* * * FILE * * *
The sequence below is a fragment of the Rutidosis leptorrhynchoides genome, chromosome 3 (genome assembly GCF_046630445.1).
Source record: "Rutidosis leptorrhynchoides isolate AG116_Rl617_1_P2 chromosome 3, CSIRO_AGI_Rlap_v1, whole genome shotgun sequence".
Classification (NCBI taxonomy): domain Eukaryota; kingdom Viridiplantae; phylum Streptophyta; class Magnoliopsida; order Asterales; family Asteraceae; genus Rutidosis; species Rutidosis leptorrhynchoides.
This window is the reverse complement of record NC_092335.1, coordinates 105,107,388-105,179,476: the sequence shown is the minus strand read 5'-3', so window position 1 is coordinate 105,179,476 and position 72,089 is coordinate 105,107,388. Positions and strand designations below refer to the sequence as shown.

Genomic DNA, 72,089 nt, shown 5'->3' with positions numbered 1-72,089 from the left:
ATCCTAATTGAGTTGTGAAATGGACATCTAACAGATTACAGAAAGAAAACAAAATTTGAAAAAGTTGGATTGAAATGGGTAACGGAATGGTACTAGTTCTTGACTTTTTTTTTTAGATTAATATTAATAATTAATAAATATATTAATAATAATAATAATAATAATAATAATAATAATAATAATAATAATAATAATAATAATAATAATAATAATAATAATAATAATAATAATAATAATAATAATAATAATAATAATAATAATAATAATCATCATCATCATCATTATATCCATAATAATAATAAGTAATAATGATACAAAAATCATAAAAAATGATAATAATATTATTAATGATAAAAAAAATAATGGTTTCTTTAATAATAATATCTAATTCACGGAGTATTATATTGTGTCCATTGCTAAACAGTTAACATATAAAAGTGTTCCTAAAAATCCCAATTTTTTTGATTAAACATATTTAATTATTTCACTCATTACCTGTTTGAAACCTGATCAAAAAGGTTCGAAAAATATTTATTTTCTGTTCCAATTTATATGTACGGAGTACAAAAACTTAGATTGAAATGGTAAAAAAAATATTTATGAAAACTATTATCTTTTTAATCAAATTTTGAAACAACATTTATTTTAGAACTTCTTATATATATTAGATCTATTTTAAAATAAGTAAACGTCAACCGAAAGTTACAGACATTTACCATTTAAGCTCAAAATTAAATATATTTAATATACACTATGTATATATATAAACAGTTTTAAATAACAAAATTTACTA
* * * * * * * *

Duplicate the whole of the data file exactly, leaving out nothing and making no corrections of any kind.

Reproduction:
The sequence below is a fragment of the Rutidosis leptorrhynchoides genome, chromosome 3 (genome assembly GCF_046630445.1).
Source record: "Rutidosis leptorrhynchoides isolate AG116_Rl617_1_P2 chromosome 3, CSIRO_AGI_Rlap_v1, whole genome shotgun sequence".
Classification (NCBI taxonomy): domain Eukaryota; kingdom Viridiplantae; phylum Streptophyta; class Magnoliopsida; order Asterales; family Asteraceae; genus Rutidosis; species Rutidosis leptorrhynchoides.
This window is the reverse complement of record NC_092335.1, coordinates 105,107,388-105,179,476: the sequence shown is the minus strand read 5'-3', so window position 1 is coordinate 105,179,476 and position 72,089 is coordinate 105,107,388. Positions and strand designations below refer to the sequence as shown.

Genomic DNA, 72,089 nt, shown 5'->3' with positions numbered 1-72,089 from the left:
ATCCTAATTGAGTTGTGAAATGGACATCTAACAGATTACAGAAAGAAAACAAAATTTGAAAAAGTTGGATTGAAATGGGTAACGGAATGGTACTAGTTCTTGACTTTTTTTTTTAGATTAATATTAATAATTAATAAATATATTAATAATAATAATAATAATAATAATAATAATAATAATAATAATAATAATAATAATAATAATAATAATAATAATAATAATAATAATAATAATAATAATAATAATAATAATAATAATAATAATAATCATCATCATCATCATTATATCCATAATAATAATAAGTAATAATGATACAAAAATCATAAAAAATGATAATAATATTATTAATGATAAAAAAAATAATGGTTTCTTTAATAATAATATCTAATTCACGGAGTATTATATTGTGTCCATTGCTAAACAGTTAACATATAAAAGTGTTCCTAAAAATCCCAATTTTTTTGATTAAACATATTTAATTATTTCACTCATTACCTGTTTGAAACCTGATCAAAAAGGTTCGAAAAATATTTATTTTCTGTTCCAATTTATATGTACGGAGTACAAAAACTTAGATTGAAATGGTAAAAAAAATATTTATGAAAACTATTATCTTTTTAATCAAATTTTGAAACAACATTTATTTTAGAACTTCTTATATATATTAGATCTATTTTAAAATAAGTAAACGTCAACCGAAAGTTACAGACATTTACCATTTAAGCTCAAAATTAAATATATTTAATATACACTATGTATATATATAAACAGTTTTAAATAACAAAATTTACTA